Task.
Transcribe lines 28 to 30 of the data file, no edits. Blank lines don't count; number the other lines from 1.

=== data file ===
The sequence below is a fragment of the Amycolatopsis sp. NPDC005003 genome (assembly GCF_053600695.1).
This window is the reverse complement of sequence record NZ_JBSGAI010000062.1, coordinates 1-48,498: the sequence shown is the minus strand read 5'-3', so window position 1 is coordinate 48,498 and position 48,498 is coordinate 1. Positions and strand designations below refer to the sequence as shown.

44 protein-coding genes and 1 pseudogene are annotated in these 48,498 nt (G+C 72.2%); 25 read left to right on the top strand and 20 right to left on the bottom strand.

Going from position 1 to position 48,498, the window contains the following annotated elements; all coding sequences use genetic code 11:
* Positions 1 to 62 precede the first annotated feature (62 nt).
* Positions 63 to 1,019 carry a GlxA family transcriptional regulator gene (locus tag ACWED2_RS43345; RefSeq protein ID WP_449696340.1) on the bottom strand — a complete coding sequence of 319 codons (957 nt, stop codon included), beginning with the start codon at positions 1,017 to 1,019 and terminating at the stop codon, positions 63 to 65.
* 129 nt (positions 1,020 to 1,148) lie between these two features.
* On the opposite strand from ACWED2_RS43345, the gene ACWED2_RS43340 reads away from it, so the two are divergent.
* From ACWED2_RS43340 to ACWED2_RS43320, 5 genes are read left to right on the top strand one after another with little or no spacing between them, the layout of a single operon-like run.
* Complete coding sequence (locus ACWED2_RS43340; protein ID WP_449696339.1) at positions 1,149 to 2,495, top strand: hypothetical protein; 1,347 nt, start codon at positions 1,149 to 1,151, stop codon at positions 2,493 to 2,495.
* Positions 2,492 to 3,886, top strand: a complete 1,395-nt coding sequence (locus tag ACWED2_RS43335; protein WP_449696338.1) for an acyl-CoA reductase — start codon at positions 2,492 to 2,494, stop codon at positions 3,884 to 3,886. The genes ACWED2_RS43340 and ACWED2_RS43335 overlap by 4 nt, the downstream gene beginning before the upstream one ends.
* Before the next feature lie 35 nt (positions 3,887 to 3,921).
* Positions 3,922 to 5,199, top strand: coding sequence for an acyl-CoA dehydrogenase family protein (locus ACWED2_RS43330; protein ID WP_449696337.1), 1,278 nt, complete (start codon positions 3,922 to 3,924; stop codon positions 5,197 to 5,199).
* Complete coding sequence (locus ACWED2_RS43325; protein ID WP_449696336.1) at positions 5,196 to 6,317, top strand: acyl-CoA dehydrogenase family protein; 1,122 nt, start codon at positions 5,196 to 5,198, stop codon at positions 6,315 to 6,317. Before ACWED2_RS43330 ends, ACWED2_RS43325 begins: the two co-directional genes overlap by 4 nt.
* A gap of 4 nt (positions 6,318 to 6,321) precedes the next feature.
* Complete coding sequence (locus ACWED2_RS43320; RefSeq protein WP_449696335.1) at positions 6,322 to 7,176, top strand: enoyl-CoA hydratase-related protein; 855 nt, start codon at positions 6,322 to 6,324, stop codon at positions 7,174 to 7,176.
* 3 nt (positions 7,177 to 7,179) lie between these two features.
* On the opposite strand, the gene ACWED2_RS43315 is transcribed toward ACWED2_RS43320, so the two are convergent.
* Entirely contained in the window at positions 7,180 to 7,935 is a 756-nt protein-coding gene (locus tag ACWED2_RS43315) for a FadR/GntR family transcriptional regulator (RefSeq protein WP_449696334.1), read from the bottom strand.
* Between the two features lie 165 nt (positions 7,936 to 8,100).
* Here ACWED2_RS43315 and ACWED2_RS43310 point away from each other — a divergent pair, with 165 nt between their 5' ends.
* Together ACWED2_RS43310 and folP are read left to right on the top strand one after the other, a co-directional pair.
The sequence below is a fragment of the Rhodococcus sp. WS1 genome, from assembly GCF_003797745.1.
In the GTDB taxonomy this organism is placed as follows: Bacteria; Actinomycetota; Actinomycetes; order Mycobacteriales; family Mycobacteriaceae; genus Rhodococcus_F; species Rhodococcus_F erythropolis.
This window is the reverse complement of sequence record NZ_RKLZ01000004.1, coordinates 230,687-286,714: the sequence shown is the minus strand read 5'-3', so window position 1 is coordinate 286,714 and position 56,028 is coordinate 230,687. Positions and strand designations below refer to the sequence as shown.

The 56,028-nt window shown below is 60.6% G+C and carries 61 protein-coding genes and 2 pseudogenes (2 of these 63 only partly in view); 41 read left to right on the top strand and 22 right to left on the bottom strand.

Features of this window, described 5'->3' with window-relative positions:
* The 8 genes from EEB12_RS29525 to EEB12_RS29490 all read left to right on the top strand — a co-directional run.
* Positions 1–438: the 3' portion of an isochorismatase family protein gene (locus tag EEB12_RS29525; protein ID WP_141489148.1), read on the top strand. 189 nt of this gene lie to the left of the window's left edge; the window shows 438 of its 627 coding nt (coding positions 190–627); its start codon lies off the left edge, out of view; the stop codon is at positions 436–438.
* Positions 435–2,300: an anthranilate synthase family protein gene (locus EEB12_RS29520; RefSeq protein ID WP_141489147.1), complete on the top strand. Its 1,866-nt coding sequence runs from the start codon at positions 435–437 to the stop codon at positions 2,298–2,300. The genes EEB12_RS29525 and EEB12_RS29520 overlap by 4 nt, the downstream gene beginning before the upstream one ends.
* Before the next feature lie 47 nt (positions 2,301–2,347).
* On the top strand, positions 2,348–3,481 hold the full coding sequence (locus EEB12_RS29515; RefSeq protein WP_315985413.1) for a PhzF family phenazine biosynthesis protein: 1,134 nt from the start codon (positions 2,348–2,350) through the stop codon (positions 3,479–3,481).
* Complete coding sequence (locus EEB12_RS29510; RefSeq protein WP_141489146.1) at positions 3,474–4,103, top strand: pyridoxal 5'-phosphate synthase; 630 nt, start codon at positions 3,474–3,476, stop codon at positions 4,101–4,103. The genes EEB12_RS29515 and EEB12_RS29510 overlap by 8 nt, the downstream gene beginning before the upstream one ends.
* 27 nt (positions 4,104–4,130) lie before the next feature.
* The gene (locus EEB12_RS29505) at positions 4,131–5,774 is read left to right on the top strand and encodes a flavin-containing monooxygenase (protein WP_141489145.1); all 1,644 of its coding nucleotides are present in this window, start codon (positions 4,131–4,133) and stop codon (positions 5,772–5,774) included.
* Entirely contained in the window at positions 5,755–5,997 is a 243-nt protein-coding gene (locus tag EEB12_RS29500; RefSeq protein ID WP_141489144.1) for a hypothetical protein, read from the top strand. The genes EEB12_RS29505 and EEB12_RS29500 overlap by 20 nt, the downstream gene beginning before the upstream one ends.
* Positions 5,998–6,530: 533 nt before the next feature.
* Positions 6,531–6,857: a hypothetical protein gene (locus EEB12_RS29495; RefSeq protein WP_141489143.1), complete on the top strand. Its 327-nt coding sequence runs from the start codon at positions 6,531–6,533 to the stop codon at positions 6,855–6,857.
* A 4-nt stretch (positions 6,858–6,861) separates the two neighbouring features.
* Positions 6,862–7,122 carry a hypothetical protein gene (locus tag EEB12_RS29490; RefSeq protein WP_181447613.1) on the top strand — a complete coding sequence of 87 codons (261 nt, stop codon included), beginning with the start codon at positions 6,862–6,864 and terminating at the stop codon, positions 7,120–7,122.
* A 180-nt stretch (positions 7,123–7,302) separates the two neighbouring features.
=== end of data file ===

* The 8 genes from EEB12_RS29525 to EEB12_RS29490 all read left to right on the top strand — a co-directional run.
* Positions 1–438: the 3' portion of an isochorismatase family protein gene (locus tag EEB12_RS29525; protein ID WP_141489148.1), read on the top strand. 189 nt of this gene lie to the left of the window's left edge; the window shows 438 of its 627 coding nt (coding positions 190–627); its start codon lies off the left edge, out of view; the stop codon is at positions 436–438.
* Positions 435–2,300: an anthranilate synthase family protein gene (locus EEB12_RS29520; RefSeq protein ID WP_141489147.1), complete on the top strand. Its 1,866-nt coding sequence runs from the start codon at positions 435–437 to the stop codon at positions 2,298–2,300. The genes EEB12_RS29525 and EEB12_RS29520 overlap by 4 nt, the downstream gene beginning before the upstream one ends.